Councils need ‘better powers to tackle rogue faith schools’

Posted On: 
6th January 2018

Councils are powerless to stop pupils from being educated in rogue faith schools with 1000 boys attending unregistered schools in one London borough alone, according to a report from Hackney Council.

Hackney Council needs more powers to deal with rogue faith schools, a report has said.
PA images

Between 1000 and 1500 Orthodox Jewish boys from the Charedi community were being educated at unregistered schools in Hackney and the council was powerless to stop them using current powers.

The report said local authorities needed the Government to extend the legal definition of school to cover part-time religious settings, to expand the powers of entry, inspection and enforcement for local authorities, and to improve regulation around home schooling.

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Hackney Council’s report is the culmination of a year long investigation into rogue schools in the borough.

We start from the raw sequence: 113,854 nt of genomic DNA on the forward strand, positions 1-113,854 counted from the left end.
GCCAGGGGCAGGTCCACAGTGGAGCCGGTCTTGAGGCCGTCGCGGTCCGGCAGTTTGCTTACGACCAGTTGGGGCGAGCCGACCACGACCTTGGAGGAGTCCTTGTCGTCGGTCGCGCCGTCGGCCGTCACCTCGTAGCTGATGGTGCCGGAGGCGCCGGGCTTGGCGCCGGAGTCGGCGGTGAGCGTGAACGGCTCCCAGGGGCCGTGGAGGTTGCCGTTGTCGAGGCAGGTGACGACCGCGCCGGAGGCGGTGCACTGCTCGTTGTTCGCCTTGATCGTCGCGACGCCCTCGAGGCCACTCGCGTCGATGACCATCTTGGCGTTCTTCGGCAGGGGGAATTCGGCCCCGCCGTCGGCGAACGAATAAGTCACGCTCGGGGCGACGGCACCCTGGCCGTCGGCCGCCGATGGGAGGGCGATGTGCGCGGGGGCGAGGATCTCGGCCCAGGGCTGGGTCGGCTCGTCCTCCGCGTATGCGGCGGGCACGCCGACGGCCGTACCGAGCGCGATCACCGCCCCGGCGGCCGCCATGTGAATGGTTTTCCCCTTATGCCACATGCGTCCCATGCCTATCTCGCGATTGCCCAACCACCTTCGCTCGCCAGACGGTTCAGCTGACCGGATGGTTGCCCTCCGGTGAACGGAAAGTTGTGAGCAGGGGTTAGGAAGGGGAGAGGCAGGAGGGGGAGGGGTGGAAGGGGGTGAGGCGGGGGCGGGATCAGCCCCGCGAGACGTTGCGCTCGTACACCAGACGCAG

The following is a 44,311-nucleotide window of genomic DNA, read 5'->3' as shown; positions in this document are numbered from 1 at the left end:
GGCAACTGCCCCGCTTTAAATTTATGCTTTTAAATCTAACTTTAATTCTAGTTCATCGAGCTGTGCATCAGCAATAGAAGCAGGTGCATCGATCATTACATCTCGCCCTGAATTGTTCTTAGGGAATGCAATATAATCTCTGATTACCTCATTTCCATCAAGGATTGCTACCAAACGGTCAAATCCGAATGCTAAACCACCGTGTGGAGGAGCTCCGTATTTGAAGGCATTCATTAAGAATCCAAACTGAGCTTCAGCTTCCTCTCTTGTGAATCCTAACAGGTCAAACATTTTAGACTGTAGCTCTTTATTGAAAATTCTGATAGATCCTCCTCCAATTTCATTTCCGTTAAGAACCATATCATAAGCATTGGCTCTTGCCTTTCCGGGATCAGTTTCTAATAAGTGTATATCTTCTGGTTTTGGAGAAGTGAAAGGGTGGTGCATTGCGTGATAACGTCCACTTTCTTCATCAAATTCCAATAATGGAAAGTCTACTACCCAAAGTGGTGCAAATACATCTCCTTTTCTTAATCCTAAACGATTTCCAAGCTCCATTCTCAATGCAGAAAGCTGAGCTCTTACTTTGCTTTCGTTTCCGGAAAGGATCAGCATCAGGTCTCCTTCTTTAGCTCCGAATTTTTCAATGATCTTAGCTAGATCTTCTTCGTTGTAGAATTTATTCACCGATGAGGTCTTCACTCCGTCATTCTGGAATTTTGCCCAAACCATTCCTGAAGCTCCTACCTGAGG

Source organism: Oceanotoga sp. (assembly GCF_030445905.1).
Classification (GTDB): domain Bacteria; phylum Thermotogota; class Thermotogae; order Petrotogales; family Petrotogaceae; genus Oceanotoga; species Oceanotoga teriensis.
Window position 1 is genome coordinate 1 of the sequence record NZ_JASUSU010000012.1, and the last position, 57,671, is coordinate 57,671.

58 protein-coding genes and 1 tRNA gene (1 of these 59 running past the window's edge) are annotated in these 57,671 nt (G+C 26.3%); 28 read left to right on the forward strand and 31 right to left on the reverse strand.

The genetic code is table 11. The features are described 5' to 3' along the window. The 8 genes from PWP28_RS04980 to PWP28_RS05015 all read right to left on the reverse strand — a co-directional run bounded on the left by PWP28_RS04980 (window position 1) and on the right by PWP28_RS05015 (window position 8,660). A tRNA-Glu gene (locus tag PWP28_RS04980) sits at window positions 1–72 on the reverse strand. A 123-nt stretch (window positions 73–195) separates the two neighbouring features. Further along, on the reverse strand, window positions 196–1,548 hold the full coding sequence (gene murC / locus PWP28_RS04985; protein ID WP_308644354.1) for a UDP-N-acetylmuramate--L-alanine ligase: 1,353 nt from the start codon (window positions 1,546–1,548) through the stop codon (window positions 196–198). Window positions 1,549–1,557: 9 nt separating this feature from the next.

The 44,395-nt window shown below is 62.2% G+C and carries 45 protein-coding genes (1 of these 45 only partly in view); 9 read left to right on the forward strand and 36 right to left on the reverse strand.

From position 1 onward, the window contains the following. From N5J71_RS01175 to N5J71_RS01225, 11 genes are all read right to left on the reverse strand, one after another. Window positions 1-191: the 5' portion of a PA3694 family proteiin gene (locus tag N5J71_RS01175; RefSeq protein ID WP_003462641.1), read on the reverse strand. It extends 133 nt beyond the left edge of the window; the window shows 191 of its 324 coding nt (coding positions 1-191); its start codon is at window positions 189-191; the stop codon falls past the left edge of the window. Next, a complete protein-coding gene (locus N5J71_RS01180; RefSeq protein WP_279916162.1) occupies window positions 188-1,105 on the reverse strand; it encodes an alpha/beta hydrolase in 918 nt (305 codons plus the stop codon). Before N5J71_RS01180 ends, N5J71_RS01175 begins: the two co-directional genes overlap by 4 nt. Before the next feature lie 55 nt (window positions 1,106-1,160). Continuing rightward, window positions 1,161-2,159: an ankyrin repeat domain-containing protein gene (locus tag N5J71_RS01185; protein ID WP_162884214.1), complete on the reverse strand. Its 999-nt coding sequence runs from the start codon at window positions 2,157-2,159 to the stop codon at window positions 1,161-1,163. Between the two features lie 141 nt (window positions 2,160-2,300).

It is hoped the Government will use the report findings to beef up existing legislation.

In its report, the commission said it recognised that the cultural and educational traditions of the Charedi community were at odds with the “council’s statutory duty to safeguard local children”.

The commissions blamed “patchy legislation” which it said made it “impossible to satisfy themselves that the expected standards of safeguarding are in place”.

Chris Kennedy, chairman of the children and young people scrutiny commission, said: “Now is the time to shine a light on the serious concerns . . . The Government holds the key to enable agencies to bring unregistered settings into compliance, and I would echo the council’s repeated calls for them to do something about this situation.”

The Charedi community were surveyed anonymously about their concerns with the borough’s makeshift religious schools as part of the investigation.

Respondents flagged including an apparent lack of safeguarding as well as narrow educational focus, physical abuse being used as a method of punishment, long hours and the safety of buildings that were often old, unsuitable and cramped.